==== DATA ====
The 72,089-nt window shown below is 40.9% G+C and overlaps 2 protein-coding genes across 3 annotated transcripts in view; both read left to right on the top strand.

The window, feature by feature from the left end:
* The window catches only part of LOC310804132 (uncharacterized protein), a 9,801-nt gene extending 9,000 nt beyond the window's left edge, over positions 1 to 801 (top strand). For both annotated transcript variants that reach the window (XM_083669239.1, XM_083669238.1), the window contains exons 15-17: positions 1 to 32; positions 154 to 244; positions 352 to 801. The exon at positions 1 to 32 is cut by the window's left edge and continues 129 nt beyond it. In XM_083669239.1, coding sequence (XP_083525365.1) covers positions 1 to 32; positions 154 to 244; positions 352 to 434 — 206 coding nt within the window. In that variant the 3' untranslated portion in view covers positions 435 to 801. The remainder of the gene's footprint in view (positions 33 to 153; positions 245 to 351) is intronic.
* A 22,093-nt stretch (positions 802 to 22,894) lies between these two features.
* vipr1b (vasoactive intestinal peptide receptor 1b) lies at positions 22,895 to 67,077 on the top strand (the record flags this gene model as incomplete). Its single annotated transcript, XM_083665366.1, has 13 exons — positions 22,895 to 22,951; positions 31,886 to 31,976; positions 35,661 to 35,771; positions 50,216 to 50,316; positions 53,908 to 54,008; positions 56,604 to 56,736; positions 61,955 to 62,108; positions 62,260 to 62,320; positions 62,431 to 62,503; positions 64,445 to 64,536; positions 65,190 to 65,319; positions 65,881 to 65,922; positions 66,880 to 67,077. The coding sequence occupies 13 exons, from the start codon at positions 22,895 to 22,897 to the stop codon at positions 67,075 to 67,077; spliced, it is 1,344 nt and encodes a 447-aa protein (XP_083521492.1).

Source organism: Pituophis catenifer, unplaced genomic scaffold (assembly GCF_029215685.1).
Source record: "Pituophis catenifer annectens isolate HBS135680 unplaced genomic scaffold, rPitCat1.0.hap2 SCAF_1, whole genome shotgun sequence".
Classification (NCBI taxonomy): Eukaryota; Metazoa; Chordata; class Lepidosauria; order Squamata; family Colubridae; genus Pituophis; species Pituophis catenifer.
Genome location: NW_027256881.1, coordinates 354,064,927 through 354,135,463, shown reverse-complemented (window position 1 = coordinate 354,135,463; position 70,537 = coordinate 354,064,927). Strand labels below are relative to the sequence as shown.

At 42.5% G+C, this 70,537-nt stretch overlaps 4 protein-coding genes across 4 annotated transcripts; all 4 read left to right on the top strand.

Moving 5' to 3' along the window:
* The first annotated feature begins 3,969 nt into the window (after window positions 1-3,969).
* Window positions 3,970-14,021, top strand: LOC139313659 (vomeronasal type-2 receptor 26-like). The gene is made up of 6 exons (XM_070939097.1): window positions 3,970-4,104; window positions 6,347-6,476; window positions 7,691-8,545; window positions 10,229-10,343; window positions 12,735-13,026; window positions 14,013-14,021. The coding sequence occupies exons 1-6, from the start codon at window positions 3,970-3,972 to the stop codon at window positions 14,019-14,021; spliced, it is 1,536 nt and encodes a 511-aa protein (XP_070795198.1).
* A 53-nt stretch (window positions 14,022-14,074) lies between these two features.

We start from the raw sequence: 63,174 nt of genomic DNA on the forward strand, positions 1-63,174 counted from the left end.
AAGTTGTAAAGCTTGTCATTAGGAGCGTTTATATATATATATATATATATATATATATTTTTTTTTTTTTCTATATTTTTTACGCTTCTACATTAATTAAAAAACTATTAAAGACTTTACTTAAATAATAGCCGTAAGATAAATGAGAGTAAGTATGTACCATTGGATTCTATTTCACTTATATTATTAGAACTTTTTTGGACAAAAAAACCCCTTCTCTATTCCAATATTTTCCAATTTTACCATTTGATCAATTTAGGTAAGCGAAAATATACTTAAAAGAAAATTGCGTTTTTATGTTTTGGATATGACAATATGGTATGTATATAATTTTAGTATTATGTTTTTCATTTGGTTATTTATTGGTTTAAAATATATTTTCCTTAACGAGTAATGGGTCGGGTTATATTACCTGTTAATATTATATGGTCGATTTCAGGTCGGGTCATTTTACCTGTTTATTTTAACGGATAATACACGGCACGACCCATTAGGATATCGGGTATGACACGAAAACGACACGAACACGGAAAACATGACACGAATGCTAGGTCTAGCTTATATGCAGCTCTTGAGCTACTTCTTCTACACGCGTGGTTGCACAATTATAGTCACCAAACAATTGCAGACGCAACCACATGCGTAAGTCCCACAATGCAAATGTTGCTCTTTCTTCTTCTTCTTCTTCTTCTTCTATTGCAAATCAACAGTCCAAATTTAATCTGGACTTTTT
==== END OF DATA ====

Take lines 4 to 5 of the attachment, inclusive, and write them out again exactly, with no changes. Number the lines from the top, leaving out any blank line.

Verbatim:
* A 22,093-nt stretch (positions 802 to 22,894) lies between these two features.
* vipr1b (vasoactive intestinal peptide receptor 1b) lies at positions 22,895 to 67,077 on the top strand (the record flags this gene model as incomplete). Its single annotated transcript, XM_083665366.1, has 13 exons — positions 22,895 to 22,951; positions 31,886 to 31,976; positions 35,661 to 35,771; positions 50,216 to 50,316; positions 53,908 to 54,008; positions 56,604 to 56,736; positions 61,955 to 62,108; positions 62,260 to 62,320; positions 62,431 to 62,503; positions 64,445 to 64,536; positions 65,190 to 65,319; positions 65,881 to 65,922; positions 66,880 to 67,077. The coding sequence occupies 13 exons, from the start codon at positions 22,895 to 22,897 to the stop codon at positions 67,075 to 67,077; spliced, it is 1,344 nt and encodes a 447-aa protein (XP_083521492.1).